Neural invasion in pancreatic carcinoma

Hepatobiliary Pancreat Dis Int. 2002 Aug;1(3):469-76.


Background: Neural invasion is a special metastatic route in pancreatic cancer and responsible for the high recurrence in curatively resected cases.

Objective: To summarize the characteristics and mechanisms of neural invasion in pancreatic carcinoma for the better treatment of this disease.

Data sources: The international literatures were reviewed about the definition, incidence and mechanisms of neural invasion and its clinicopathology, diagnosis and treatment.

Data synthesis: Neural invasion is defined when the medial perineurium is involved by cancer cells, accounting for 45%-100% of all cases. It can be divided into different kinds or stages according to its locations and the number of nerve fascicles involved. Invasion along vascularity, lymphatic vessels, perineural space and neurotropism is considered as its primary mechanisms. No clinicopathologic factors are correlated with neural invasion. Intravascular ultrasound, CT scan and immunostaining K-ras gene analysis can be used to diagnose neural invasion pre-, intra- or postoperatively.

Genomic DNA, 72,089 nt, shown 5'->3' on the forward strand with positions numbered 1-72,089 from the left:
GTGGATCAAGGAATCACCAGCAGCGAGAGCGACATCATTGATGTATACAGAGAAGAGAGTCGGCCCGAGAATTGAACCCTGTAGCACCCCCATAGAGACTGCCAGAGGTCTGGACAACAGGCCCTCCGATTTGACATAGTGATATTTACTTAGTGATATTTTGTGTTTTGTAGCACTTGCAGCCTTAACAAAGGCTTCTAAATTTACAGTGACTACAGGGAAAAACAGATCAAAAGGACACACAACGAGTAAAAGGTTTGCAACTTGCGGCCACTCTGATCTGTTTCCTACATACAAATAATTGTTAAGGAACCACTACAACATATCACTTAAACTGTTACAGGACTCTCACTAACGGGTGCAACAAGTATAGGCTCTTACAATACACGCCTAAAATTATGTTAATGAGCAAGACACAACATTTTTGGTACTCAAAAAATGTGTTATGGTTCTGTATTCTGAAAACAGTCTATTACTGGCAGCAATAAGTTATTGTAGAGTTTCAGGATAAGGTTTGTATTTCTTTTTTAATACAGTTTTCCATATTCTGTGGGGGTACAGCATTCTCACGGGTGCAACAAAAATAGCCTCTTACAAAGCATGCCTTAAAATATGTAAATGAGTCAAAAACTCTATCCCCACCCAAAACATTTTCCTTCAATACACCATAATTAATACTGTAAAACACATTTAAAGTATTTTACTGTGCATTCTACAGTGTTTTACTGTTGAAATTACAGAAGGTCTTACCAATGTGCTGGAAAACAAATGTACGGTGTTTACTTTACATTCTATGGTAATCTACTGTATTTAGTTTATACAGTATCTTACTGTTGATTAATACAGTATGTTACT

Conclusion: Neural invasion is an important prognostic factor for the recurrence of pancreatic carcinoma after pancreatectomy. Because of its high incidence, pancreatectomy with extended radical retroperitoneal dissection should be considered as a basic procedure in the treatment of pancreatic carcinoma.

Publication types

  • Review

MeSH terms

  • Carcinoma / pathology*
  • Carcinoma / physiopathology
  • Carcinoma / surgery
  • Humans
  • Incidence
  • Neoplasm Invasiveness
  • Neoplasm Recurrence, Local
  • Nervous System / pathology*
  • Pancreatectomy
  • Pancreatic Neoplasms / pathology*
  • Pancreatic Neoplasms / physiopathology
  • Pancreatic Neoplasms / surgery
  • Prognosis